As it turned out, Lee was much more unsteady than either anticipated. While walking was possible, her equilibrium had been compromised, and the pain only worsened when she stood upright for long periods. She practically hung off Alex just getting into the trashed living room.
Lee tried not to look at the evidence of her ill-fated attempt at breaking and entering when Alex gently lowered her onto the couch and headed into the kitchen with instructions for her to sit tight. She tried to look at something other than the papers strewn all over the floor—a bat thrown carelessly in with the mix—but try as she might, this felt like returning to a crime scene. Time had frozen around the violent disturbance, preserving the chaos for a later date.
A distraction was in order, and while her head ached and her vision continued to slip in and out of focus, Lee took the opportunity to take in the rest of her surroundings. The apartment was small—kitchen by the door, living room, bathroom, master bedroom—but well lived in. Pictures hugged the walls around a squat writing desk overtaken with notes, snapshots of a world far removed from New York's concrete jungle.
Piqued curiosity temporarily overriding the ebb and flow of her wattery balance, Lee stood with grimacing effort and shuffled closer one of the photo-bearing walls and was delighted to find photographs highlighting points in her friend's life throughout the years.
Alex, much younger than the woman in the kitchen, in a vivid, green jungle, spattered in mud with her hair back in a red bandanna. Alex in a dusty city at twilight, looking off at something unseen with a pensive expression, notebook in hand. Alex in a market, dressed in a saree that hugged her curves, the smile bunching her cheeks bright enough to power a city by itself. Alex crouched in front of a gaggle of children, her arms elbow-deep in a backpack, mouth open mid-speech.
Why, Miss Bailey, I didn't realize I was standing in a room with someone so well-traveled. She tried to keep jealousy from showing.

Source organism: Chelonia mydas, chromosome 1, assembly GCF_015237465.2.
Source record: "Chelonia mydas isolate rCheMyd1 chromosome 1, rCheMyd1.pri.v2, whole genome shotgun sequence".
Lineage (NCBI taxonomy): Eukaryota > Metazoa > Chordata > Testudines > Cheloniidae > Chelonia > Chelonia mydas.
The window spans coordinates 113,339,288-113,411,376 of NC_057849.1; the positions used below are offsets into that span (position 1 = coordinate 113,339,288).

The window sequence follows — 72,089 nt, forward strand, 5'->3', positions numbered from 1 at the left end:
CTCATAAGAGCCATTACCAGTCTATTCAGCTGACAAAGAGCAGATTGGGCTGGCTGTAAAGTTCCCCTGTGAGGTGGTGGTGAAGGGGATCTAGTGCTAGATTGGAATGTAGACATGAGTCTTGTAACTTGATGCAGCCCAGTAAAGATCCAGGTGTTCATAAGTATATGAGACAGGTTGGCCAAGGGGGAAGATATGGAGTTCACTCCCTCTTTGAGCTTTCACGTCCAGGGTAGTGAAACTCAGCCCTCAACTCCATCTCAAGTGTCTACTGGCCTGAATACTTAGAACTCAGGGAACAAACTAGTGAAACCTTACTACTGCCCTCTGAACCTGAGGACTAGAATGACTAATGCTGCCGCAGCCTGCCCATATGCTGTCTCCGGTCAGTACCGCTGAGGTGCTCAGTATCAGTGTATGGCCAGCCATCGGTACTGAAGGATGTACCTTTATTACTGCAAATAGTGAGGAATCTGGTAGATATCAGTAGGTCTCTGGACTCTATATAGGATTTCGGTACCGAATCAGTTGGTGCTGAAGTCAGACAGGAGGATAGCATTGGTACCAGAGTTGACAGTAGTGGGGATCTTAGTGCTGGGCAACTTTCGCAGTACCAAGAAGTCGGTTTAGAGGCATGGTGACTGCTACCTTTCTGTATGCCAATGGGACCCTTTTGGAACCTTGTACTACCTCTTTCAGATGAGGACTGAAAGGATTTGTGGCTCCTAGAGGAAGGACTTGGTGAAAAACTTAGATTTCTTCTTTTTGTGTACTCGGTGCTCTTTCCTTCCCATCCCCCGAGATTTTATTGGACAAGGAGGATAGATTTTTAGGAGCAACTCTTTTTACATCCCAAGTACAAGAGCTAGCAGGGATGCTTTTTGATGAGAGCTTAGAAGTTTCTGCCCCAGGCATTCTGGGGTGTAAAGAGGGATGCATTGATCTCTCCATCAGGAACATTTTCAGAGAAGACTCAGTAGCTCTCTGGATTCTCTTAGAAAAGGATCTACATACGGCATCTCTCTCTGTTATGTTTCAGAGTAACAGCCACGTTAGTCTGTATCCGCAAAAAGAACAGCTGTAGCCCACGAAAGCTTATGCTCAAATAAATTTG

"You're supposed to be sitting," Alex chastised.
Lee turned with a smile. I'm supposed to be a lot of things. How much of the great wide world have you seen?
"I used to travel a lot when I was younger," Alex said with an exasperated smile. "Before I went off to college, I did a little work for Greenpeace, if you can believe that. It was mostly for my resume, credentials and all, but I wound up really loving the work my team did. I realized I wanted to be a journalist during one of my last trips to Sudan."
A journalist and a philanthropist? Is there nothing you can't do?
"Shut up," Alex laughed. "I can't cook if that makes you feel any better. And I certainly can't wrap my head around complex machinery like you can, Miss Leanna."
Lee felt a thrill crackle up her spine. Why did her full name have such a sultry drawl to it when Alex said it? Or was she imagining her lips curling around the last vowels of her name?
Touché, she coughed, managing a straight face.
Alex turned away, leaving Lee to wander until something powerful donned on the Undergrounder as she neared the window. Ignoring the pain the light caused her sensitive eyes, she braced her hands on the frame and felt her breath catch.
For the first time in thirty-two years, she was looking down at the city—and in the light of day.
It wasn't like she was overlooking Central Park from a high rise or gaping at the expanse of her city from the Empire State Building, this was just Alex's block from eight stories up, but Lee had never seen New York from any height. Her life was spent subterranean. Always looking up. Always dreaming what the city looked like from above.
YOU ARE READING
Journalist Alexandra Bailey never believed she'd become another tragic statistic ripe for the front pages. Abducted off the street. Beaten bloody. Left for dead in the unforgiving winter. The article wrote itself. And her crime? Not even she knew, b...